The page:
10 Questions With New IFC President Will Quaranta
The results of the new Greek elections are in. Will Quaranta will be the new IFC President, so we decided to sit down with him and ask him some questions. He looks to bring a fresh outlook onto Greek life at Penn State. Here is what he had to say.
Onward State: What got you initially interested in joining Greek Life at Penn State?
Will Quaranta: Having grown up in New York, there aren’t too many Penn State students from my hometown. So coming to Penn State, I knew I wanted to get involved. I was sure to try a bunch of different organizations, and soon realized a fraternity was for me. I’ve definitely been pleased with the opportunities that fraternity life has offered me, and I look forward to serving this community in the coming year.
OS: The IFC President is a job that’s a lot of hard work, and very public. What inspired you to run for this position?
WQ: The IFC President position is certainly a demanding and public position, but I think the work is well worth it. It’s a wonderful feeling to know that you can positively impact your community. With my term as a VP coming to an end, I realized that our board has done some great things this year, and I was well-positioned to continue this success in 2016.
OS: You served as IFC Vice President for Recruitment. How did that position prepare you to be President?
WQ: Having been on the board for an entire year will be great experience coming into the role as President. I’ve learned an extraordinary amount over the past year, and I think I will be able to apply that knowledge and experience in 2016. Furthermore, I’ve developed relationships with Penn State and community leaders, and I think that will be key in working with other organizations on campus.
OS: I know that the IFC executive board gets a lot of nice perks. What are you most excited for?
WQ: As far as perks—no doubt I’m most pumped for the IFC jacket! Even as a New Yorker, I’m still not used to these State College winters, so I’m looking forward to feeling warm in style.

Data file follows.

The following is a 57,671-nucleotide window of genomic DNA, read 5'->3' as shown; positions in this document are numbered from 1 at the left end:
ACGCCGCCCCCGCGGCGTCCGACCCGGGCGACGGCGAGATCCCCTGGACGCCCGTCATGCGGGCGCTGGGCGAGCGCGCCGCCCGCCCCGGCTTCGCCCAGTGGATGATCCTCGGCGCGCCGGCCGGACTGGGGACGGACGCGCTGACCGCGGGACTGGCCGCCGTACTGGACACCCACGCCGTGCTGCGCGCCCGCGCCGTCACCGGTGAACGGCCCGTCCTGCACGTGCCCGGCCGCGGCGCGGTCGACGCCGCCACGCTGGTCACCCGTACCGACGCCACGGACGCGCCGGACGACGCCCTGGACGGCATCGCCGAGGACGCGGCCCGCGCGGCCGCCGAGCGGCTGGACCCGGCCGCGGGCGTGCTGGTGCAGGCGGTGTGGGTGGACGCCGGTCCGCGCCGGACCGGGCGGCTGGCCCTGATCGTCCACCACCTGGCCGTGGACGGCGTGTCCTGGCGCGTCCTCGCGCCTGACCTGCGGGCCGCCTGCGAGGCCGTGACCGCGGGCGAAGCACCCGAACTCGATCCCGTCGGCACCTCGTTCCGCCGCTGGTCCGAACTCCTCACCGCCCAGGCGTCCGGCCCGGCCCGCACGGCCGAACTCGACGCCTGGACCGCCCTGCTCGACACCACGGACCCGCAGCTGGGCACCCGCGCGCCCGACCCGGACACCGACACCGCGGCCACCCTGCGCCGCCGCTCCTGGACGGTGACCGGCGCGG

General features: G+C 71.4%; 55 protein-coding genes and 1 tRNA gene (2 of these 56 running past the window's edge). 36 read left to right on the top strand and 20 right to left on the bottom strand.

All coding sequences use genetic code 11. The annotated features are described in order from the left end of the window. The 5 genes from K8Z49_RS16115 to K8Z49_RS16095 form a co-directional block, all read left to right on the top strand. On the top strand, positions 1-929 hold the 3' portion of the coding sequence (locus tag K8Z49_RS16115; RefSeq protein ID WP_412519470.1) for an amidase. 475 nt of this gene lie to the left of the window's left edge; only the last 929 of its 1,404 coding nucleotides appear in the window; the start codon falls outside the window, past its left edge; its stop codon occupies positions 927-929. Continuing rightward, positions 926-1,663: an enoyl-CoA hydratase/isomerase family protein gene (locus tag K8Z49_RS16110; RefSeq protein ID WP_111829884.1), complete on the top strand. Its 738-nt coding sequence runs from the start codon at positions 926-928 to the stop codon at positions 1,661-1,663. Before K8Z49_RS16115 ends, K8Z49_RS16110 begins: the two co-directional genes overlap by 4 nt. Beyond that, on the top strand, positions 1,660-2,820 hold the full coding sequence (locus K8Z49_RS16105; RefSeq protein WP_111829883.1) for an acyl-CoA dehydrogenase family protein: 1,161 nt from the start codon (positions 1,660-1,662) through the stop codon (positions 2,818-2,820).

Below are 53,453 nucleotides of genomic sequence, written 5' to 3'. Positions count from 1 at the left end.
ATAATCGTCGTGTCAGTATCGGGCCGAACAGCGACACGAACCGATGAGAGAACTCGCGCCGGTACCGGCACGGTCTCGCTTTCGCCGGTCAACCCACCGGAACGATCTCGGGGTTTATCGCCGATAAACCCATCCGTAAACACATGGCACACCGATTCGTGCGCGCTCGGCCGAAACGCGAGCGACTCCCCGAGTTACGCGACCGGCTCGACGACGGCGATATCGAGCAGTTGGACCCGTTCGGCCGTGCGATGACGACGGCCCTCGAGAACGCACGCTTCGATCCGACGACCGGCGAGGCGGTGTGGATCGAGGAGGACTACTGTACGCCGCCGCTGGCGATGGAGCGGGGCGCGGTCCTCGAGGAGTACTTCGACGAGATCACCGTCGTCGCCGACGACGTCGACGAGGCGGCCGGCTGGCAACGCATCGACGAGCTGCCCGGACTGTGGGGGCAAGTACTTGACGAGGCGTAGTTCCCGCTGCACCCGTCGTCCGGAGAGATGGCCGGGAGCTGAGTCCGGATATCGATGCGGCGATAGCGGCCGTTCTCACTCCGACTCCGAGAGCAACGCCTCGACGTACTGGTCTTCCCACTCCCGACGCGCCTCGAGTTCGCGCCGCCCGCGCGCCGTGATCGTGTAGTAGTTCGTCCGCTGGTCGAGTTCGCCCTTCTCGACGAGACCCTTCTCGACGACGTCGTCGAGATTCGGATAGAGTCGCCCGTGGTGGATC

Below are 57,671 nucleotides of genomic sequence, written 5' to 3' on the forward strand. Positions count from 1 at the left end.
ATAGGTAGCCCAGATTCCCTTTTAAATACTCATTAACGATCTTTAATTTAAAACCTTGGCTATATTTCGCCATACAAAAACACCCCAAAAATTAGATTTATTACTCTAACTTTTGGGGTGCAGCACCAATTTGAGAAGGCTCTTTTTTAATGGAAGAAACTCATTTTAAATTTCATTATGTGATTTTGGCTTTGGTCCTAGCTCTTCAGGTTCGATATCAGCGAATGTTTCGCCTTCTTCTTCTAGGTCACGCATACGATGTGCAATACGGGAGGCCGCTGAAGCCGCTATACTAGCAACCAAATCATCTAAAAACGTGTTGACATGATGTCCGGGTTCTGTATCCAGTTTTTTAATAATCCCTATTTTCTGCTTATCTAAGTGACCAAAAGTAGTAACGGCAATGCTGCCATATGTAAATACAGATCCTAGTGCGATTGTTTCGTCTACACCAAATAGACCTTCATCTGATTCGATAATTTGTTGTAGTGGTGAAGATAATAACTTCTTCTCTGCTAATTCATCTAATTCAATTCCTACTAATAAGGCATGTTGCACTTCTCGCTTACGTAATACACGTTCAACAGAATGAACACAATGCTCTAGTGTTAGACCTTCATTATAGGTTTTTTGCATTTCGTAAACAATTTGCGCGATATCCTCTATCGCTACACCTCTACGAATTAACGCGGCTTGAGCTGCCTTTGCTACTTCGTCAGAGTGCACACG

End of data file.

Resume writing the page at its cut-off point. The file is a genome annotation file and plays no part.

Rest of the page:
OS: What would be your top priority to accomplish this year for IFC?
WQ: I think my top priority is strengthening our relationships with other organizations on campus. I’ve been able to work closely with the other Fraternity and Sorority Governing Councils while serving my term on the board, and I think it’s vital to continue to work closely with them. Our organizations heavily rely on each other, so its extremely important to continue our relationships with them.
OS: What do you think is a challenge IFC is facing or will face in this upcoming year, and how do you plan to address that?
WQ: I think the biggest challenge that the IFC faces, at least in the short-term, will be transitioning boards. I was gifted the opportunity to be the only student my age to serve a full-term on the board, but now we face the task of replacing many members of the board. Additionally, Dr. Baker, the former Director of the Office of Fraternity and Sorority Life here at Penn State, has moved to another university. As one of the most qualified and experienced leaders of the Fraternity and Sorority community, he will be nearly impossible to replace. Therefore, I think it is vital to make a smooth transition, but I have great trust in the transition process we have in place.
OS: What changes do you hope to make to IFC and the Greek system as a whole this year?
WQ: Fraternity life across the nation has been given an unfavorable reputation in recent years due to a few unfortunate events. However uncommon, these incidents must be addressed head on. This behavior undermines the credibility of all fraternities, and must be swiftly and appropriately addressed. Therefore, I don’t think there is any need for ‘change’ (as the question suggests), but I think it is important to continue the IFC’s commitment to the morals and values of a fraternity.
OS: IFC has been doing a lot this year regarding the huge issue of sexual assaults in the Penn State community. What are your plans to address sexual assaults?
WQ: “With great power comes great responsibility.” I think this saying is extremely applicable to the IFC’s role in preventing sexual assault. Fraternities have a tremendous impact on the community, and I think we can really be a part of the solution. I recently attended the first Green Dot workshop, and I believe the Penn State community is committed to solving this issue. On a more personal level, I think preventing sexual assault is my duty as both a human being and a student leader.
OS: If your house cook could only make one dinner for the rest of eternity, what would your requested meal be?
WQ: Sushi. My favorite food, no doubt about it. My stomach would probably hate me after a couple of weeks, but those couple of weeks would be incredible. Wasabi on the side is a must.
OS: If you were a dinosaur what dinosaur would you be and why?
WQ: Ah. The Onward State dinosaur question—probably one of my biggest fears of becoming president was having to answer this question. But I think I’ll go with a T. Rex. Why not, right?
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About the Author
“Tim’s Law,” the Timothy J. Piazza Anti-Hazing Law, was approved by the Pennsylvania Senate Monday. The legislation is named after Tim Piazza, who died following a hazing ritual at the on-campus Beta Theta Pi fraternity house in February 2017. Now that it’s been passed by both Pennsylvania’s Senate and House of Representatives, the bill will move […]
“I’ll have a scarlet kidney but a heart that beats blue and white.”
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